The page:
During vocal contests, animals alter both the timing and the patterning of responses to their opponents. Time-specific responses (such as overlapping an opponent's song) and pattern-specific responses (such as matching the type of an opponent's song) may reveal information about interacting animals. Here we explore the consequences of overlapping and frequency matching during song contests of male black-capped chickadees, Poecile atricapillus. Using interactive playback, we engaged birds of high and low dominance status in vocal interactions with a simulated territorial intruder. The playback intruder either overlapped or avoided overlapping the subjects' songs and either matched or avoided matching the frequency of the subjects' songs. Individuals who were overlapped by the playback intruder showed higher variability in their song length and song timing than individuals who were not overlapped. Individuals who were frequency-matched by the playback intruder responded with more agitated responses (more flights and passes over the speaker and closer distances of closest approach) and spent more time farther away from the loudspeaker. We argue that the timing of song delivery and the choice of song type are distinct functional components of vocal interactions, where overlapping and matching songs are threatening signals that have separate consequences for opponent behaviour and song performance. High-ranking males responded at greater distances from the loudspeaker in all treatments and responded with lower agitation levels than low-ranking males. We demonstrate that males of different quality show different behavioural responses to territorial intruders, where males of high status appear reluctant to engage an intruder as intensely as males of low status.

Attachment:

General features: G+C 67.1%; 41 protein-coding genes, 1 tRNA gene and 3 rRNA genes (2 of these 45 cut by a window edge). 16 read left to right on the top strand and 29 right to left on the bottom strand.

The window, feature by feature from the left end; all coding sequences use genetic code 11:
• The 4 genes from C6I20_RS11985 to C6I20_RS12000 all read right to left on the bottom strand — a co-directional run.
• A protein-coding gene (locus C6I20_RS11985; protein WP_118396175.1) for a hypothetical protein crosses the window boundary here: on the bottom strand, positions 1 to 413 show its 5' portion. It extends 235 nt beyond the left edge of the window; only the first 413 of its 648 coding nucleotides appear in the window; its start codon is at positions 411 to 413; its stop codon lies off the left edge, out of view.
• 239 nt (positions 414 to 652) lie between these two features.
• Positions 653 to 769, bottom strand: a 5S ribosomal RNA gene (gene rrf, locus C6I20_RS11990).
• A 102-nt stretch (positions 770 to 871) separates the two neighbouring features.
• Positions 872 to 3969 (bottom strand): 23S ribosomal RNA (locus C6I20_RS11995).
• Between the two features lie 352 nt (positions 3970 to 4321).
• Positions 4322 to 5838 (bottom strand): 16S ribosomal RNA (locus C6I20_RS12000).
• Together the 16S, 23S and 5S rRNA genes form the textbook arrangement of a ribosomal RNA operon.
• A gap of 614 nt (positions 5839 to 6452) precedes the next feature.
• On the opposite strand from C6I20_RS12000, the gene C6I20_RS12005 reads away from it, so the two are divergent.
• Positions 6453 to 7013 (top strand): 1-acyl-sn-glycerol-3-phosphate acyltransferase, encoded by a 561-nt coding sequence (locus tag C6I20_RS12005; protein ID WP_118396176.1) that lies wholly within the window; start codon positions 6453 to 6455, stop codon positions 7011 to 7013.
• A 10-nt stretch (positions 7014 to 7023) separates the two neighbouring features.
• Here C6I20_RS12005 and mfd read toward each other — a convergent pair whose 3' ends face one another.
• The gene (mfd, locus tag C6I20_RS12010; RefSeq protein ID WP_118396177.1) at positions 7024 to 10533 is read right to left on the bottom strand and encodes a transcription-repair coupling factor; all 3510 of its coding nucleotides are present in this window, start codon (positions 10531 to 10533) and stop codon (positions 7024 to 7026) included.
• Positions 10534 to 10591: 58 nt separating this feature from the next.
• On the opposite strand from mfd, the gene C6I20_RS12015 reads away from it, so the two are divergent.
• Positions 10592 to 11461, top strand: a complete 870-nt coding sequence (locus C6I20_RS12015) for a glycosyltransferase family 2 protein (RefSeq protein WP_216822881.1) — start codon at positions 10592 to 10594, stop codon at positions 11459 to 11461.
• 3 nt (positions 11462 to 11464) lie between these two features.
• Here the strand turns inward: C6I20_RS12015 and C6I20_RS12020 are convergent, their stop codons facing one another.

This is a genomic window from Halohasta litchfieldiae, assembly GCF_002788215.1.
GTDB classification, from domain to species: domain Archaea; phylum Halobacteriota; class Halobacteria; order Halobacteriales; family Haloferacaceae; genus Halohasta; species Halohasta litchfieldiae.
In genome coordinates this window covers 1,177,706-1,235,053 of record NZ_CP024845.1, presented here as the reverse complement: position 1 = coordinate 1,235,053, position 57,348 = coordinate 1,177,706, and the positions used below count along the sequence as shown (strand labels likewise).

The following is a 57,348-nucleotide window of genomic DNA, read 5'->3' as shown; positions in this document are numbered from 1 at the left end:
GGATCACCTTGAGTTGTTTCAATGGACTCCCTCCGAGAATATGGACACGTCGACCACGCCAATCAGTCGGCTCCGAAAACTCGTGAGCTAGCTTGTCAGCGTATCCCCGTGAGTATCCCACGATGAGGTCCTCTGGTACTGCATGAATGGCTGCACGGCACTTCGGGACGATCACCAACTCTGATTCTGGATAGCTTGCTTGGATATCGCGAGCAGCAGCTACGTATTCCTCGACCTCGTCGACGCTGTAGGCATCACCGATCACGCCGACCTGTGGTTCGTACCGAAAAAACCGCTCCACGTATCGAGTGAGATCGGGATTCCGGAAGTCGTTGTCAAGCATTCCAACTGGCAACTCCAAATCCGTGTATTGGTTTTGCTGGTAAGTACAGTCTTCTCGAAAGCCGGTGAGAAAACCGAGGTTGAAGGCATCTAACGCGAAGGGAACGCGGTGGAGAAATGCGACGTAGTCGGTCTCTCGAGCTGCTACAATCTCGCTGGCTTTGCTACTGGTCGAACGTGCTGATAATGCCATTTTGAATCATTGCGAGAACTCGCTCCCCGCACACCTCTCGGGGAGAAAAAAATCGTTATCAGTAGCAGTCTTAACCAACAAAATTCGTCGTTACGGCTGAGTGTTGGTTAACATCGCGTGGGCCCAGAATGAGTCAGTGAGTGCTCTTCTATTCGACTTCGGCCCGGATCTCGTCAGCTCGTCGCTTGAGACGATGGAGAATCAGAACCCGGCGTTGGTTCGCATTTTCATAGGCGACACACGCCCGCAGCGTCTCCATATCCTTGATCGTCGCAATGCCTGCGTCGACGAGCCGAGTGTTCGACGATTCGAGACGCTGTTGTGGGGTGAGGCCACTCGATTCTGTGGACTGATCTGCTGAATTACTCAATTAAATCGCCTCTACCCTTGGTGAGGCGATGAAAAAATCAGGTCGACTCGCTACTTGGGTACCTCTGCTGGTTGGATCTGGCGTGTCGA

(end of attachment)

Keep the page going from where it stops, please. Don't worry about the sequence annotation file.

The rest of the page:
Used interactive playback to simulate intrusions by unknown countersinging male chickadees